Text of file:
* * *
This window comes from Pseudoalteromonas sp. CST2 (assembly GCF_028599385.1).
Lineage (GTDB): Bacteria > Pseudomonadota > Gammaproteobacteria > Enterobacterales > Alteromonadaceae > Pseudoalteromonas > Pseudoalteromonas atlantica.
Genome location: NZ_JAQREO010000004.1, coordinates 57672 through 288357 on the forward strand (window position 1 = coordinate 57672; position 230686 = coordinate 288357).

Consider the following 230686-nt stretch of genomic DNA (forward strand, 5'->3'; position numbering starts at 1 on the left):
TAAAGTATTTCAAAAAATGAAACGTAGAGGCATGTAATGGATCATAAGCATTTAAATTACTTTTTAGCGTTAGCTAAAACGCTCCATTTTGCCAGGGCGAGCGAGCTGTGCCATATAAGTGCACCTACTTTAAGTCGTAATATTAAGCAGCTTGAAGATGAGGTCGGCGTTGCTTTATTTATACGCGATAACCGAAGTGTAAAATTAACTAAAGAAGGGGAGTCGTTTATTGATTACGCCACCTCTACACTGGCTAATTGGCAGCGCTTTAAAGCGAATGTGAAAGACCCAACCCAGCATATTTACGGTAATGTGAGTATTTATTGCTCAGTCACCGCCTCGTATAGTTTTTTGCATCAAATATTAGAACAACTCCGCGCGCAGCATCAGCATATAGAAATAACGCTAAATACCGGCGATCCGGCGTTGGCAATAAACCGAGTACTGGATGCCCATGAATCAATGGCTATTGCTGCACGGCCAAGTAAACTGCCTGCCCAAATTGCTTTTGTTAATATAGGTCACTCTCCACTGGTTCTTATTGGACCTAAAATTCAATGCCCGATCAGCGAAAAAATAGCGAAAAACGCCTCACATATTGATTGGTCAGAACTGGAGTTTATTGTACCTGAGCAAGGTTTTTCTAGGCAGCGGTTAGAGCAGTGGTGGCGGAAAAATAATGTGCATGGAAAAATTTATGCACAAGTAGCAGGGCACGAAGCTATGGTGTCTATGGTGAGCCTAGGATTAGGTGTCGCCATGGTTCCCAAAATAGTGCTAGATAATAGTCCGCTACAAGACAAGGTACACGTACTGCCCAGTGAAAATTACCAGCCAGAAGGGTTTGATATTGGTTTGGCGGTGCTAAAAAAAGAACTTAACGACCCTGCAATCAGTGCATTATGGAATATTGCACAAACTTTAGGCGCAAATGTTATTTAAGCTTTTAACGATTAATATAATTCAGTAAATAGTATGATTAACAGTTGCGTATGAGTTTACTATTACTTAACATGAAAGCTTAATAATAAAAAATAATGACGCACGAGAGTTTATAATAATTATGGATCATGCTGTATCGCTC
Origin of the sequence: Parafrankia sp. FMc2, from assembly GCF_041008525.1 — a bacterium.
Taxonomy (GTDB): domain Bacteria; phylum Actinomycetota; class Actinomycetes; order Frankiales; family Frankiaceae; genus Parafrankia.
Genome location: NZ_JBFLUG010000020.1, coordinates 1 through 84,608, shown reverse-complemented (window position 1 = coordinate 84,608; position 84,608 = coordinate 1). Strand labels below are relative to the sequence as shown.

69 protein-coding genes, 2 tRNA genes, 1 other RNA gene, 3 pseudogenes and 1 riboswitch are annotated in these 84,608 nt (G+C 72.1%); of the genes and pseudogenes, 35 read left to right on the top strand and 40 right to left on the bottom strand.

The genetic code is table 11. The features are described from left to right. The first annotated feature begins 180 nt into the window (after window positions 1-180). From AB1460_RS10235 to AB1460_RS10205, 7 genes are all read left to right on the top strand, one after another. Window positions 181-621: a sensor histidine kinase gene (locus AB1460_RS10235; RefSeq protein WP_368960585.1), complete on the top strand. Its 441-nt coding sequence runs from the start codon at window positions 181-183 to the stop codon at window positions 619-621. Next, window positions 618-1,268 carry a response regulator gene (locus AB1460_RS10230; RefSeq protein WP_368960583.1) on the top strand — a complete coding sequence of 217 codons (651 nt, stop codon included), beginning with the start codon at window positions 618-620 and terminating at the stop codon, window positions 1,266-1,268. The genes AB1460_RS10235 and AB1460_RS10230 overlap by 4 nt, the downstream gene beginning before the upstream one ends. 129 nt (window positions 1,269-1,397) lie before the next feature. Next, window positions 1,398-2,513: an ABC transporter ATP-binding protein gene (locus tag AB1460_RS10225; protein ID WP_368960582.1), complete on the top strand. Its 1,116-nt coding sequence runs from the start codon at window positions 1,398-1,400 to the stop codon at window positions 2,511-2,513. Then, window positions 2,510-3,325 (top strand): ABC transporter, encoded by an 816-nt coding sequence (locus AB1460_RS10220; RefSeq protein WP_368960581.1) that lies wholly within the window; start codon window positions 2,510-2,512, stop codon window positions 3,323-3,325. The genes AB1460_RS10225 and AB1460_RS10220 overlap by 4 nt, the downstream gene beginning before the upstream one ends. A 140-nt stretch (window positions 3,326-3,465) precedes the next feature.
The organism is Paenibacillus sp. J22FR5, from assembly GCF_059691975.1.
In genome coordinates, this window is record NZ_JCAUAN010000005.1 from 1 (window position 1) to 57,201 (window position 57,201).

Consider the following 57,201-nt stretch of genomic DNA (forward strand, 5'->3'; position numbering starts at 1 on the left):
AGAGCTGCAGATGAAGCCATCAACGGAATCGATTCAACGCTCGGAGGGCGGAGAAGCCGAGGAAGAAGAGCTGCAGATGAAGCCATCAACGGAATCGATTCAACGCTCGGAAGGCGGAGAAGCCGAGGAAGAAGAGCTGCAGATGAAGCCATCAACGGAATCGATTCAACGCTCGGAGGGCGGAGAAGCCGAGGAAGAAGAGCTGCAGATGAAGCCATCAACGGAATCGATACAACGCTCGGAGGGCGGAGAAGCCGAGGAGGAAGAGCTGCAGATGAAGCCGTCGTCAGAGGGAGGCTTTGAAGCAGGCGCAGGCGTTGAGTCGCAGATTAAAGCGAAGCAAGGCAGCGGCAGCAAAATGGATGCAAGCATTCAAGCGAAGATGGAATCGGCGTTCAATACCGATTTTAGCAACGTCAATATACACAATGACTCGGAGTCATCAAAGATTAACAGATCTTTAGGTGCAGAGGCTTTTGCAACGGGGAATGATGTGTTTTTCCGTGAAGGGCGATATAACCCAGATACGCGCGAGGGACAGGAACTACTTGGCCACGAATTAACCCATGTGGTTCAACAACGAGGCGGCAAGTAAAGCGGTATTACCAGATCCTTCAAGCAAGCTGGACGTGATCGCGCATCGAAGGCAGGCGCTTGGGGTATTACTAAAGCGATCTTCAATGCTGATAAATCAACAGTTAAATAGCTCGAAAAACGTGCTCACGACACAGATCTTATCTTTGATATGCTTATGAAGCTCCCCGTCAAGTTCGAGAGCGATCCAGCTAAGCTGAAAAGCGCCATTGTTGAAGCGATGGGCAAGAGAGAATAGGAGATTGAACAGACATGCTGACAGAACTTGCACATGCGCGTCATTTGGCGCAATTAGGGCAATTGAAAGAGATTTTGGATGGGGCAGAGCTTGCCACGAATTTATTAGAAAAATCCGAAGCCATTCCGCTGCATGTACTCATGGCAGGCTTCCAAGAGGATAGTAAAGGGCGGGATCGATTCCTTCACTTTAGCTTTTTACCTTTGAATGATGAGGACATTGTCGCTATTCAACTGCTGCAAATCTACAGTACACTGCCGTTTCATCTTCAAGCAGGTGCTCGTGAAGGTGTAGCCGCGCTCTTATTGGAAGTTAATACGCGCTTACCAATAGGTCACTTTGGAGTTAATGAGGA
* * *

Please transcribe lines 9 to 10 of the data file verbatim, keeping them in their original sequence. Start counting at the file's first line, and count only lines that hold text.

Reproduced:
69 protein-coding genes, 2 tRNA genes, 1 other RNA gene, 3 pseudogenes and 1 riboswitch are annotated in these 84,608 nt (G+C 72.1%); of the genes and pseudogenes, 35 read left to right on the top strand and 40 right to left on the bottom strand.

The genetic code is table 11. The features are described from left to right. The first annotated feature begins 180 nt into the window (after window positions 1-180). From AB1460_RS10235 to AB1460_RS10205, 7 genes are all read left to right on the top strand, one after another. Window positions 181-621: a sensor histidine kinase gene (locus AB1460_RS10235; RefSeq protein WP_368960585.1), complete on the top strand. Its 441-nt coding sequence runs from the start codon at window positions 181-183 to the stop codon at window positions 619-621. Next, window positions 618-1,268 carry a response regulator gene (locus AB1460_RS10230; RefSeq protein WP_368960583.1) on the top strand — a complete coding sequence of 217 codons (651 nt, stop codon included), beginning with the start codon at window positions 618-620 and terminating at the stop codon, window positions 1,266-1,268. The genes AB1460_RS10235 and AB1460_RS10230 overlap by 4 nt, the downstream gene beginning before the upstream one ends. 129 nt (window positions 1,269-1,397) lie before the next feature. Next, window positions 1,398-2,513: an ABC transporter ATP-binding protein gene (locus tag AB1460_RS10225; protein ID WP_368960582.1), complete on the top strand. Its 1,116-nt coding sequence runs from the start codon at window positions 1,398-1,400 to the stop codon at window positions 2,511-2,513. Then, window positions 2,510-3,325 (top strand): ABC transporter, encoded by an 816-nt coding sequence (locus AB1460_RS10220; RefSeq protein WP_368960581.1) that lies wholly within the window; start codon window positions 2,510-2,512, stop codon window positions 3,323-3,325. The genes AB1460_RS10225 and AB1460_RS10220 overlap by 4 nt, the downstream gene beginning before the upstream one ends. A 140-nt stretch (window positions 3,326-3,465) precedes the next feature.